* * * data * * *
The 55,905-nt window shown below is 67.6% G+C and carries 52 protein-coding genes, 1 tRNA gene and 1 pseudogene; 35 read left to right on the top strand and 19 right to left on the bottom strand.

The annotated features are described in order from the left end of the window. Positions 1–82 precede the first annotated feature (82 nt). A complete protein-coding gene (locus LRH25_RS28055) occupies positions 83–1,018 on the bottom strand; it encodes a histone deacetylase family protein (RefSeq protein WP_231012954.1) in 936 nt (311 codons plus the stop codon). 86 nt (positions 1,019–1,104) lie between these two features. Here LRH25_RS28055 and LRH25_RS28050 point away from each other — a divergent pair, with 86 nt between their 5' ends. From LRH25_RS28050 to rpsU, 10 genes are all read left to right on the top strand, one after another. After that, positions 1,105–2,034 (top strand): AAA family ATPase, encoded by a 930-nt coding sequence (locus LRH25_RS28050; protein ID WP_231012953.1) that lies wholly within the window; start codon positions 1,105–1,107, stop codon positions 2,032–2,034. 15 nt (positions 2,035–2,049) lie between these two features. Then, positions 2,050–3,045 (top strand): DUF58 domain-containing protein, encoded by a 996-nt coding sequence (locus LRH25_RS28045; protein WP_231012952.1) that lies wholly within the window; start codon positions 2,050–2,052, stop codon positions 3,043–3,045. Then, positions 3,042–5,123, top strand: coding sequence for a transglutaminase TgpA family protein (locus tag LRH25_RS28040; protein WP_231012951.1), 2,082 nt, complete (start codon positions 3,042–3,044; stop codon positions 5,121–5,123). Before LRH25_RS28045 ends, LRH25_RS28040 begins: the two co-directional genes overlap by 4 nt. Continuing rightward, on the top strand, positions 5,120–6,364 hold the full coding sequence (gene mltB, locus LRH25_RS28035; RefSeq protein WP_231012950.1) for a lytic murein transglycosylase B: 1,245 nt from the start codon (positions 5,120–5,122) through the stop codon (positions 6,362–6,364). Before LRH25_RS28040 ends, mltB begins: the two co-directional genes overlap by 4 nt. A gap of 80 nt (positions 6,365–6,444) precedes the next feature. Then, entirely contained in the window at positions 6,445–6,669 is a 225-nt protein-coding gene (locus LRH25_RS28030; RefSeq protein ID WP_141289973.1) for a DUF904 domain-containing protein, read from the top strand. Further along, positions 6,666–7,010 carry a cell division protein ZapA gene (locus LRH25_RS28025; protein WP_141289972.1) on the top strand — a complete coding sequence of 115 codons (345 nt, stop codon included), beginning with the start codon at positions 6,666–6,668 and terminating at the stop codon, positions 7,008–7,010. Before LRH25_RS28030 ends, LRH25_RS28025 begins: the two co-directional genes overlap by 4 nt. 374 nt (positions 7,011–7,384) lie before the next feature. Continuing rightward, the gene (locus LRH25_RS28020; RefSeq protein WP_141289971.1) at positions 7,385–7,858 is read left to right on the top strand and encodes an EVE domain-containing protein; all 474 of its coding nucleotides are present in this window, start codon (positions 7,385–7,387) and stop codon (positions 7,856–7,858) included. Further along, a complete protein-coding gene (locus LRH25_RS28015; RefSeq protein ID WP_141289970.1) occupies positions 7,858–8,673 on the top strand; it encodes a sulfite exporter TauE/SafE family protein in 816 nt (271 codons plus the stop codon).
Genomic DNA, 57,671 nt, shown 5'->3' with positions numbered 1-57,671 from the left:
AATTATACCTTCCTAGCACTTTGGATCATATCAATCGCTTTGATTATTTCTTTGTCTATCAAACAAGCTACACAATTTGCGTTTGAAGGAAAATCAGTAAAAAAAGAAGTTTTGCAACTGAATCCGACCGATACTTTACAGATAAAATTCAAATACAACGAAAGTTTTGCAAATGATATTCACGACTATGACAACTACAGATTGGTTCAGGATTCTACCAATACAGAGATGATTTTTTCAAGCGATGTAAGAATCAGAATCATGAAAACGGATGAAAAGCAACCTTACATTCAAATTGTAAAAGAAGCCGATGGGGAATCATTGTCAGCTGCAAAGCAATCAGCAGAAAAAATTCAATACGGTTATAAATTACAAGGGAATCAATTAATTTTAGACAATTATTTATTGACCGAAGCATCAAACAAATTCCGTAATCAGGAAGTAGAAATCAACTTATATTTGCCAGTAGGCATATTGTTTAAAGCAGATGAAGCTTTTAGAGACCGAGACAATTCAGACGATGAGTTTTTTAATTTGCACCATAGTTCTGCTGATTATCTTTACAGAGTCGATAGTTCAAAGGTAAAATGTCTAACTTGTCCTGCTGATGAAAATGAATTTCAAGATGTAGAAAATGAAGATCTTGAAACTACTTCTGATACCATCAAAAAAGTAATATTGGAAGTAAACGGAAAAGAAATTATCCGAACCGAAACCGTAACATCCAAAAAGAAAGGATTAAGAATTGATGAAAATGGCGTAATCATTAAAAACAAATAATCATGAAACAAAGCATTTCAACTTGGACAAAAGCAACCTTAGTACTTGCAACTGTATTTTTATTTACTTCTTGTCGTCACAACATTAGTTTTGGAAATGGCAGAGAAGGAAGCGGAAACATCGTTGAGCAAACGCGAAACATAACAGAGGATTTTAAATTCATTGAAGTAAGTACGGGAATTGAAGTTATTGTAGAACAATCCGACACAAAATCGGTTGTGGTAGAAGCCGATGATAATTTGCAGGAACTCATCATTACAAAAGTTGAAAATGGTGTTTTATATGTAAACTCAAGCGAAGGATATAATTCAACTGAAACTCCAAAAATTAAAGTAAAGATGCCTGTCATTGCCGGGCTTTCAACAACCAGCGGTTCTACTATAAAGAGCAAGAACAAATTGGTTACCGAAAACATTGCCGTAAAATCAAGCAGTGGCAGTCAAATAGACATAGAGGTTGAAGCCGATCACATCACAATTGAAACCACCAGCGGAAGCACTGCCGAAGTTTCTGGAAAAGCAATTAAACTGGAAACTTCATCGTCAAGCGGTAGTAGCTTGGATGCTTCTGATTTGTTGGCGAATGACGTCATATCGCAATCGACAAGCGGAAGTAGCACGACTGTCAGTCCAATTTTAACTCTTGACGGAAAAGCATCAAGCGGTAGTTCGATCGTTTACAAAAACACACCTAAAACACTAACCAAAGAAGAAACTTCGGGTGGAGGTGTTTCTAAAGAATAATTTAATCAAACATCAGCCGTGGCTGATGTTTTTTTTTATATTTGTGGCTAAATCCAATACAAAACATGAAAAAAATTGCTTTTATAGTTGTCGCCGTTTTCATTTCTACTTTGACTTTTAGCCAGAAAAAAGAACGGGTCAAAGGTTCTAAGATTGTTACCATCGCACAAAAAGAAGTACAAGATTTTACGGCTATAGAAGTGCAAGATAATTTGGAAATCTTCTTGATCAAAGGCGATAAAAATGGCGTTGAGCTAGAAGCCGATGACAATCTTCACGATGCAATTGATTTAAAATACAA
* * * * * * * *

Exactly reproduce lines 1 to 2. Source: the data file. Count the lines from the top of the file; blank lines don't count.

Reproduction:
The 55,905-nt window shown below is 67.6% G+C and carries 52 protein-coding genes, 1 tRNA gene and 1 pseudogene; 35 read left to right on the top strand and 19 right to left on the bottom strand.

The annotated features are described in order from the left end of the window. Positions 1–82 precede the first annotated feature (82 nt). A complete protein-coding gene (locus LRH25_RS28055) occupies positions 83–1,018 on the bottom strand; it encodes a histone deacetylase family protein (RefSeq protein WP_231012954.1) in 936 nt (311 codons plus the stop codon). 86 nt (positions 1,019–1,104) lie between these two features. Here LRH25_RS28055 and LRH25_RS28050 point away from each other — a divergent pair, with 86 nt between their 5' ends. From LRH25_RS28050 to rpsU, 10 genes are all read left to right on the top strand, one after another. After that, positions 1,105–2,034 (top strand): AAA family ATPase, encoded by a 930-nt coding sequence (locus LRH25_RS28050; protein ID WP_231012953.1) that lies wholly within the window; start codon positions 1,105–1,107, stop codon positions 2,032–2,034. 15 nt (positions 2,035–2,049) lie between these two features. Then, positions 2,050–3,045 (top strand): DUF58 domain-containing protein, encoded by a 996-nt coding sequence (locus LRH25_RS28045; protein WP_231012952.1) that lies wholly within the window; start codon positions 2,050–2,052, stop codon positions 3,043–3,045. Then, positions 3,042–5,123, top strand: coding sequence for a transglutaminase TgpA family protein (locus tag LRH25_RS28040; protein WP_231012951.1), 2,082 nt, complete (start codon positions 3,042–3,044; stop codon positions 5,121–5,123). Before LRH25_RS28045 ends, LRH25_RS28040 begins: the two co-directional genes overlap by 4 nt. Continuing rightward, on the top strand, positions 5,120–6,364 hold the full coding sequence (gene mltB, locus LRH25_RS28035; RefSeq protein WP_231012950.1) for a lytic murein transglycosylase B: 1,245 nt from the start codon (positions 5,120–5,122) through the stop codon (positions 6,362–6,364). Before LRH25_RS28040 ends, mltB begins: the two co-directional genes overlap by 4 nt. A gap of 80 nt (positions 6,365–6,444) precedes the next feature. Then, entirely contained in the window at positions 6,445–6,669 is a 225-nt protein-coding gene (locus LRH25_RS28030; RefSeq protein ID WP_141289973.1) for a DUF904 domain-containing protein, read from the top strand. Further along, positions 6,666–7,010 carry a cell division protein ZapA gene (locus LRH25_RS28025; protein WP_141289972.1) on the top strand — a complete coding sequence of 115 codons (345 nt, stop codon included), beginning with the start codon at positions 6,666–6,668 and terminating at the stop codon, positions 7,008–7,010. Before LRH25_RS28030 ends, LRH25_RS28025 begins: the two co-directional genes overlap by 4 nt. 374 nt (positions 7,011–7,384) lie before the next feature. Continuing rightward, the gene (locus LRH25_RS28020; RefSeq protein WP_141289971.1) at positions 7,385–7,858 is read left to right on the top strand and encodes an EVE domain-containing protein; all 474 of its coding nucleotides are present in this window, start codon (positions 7,385–7,387) and stop codon (positions 7,856–7,858) included. Further along, a complete protein-coding gene (locus LRH25_RS28015; RefSeq protein ID WP_141289970.1) occupies positions 7,858–8,673 on the top strand; it encodes a sulfite exporter TauE/SafE family protein in 816 nt (271 codons plus the stop codon).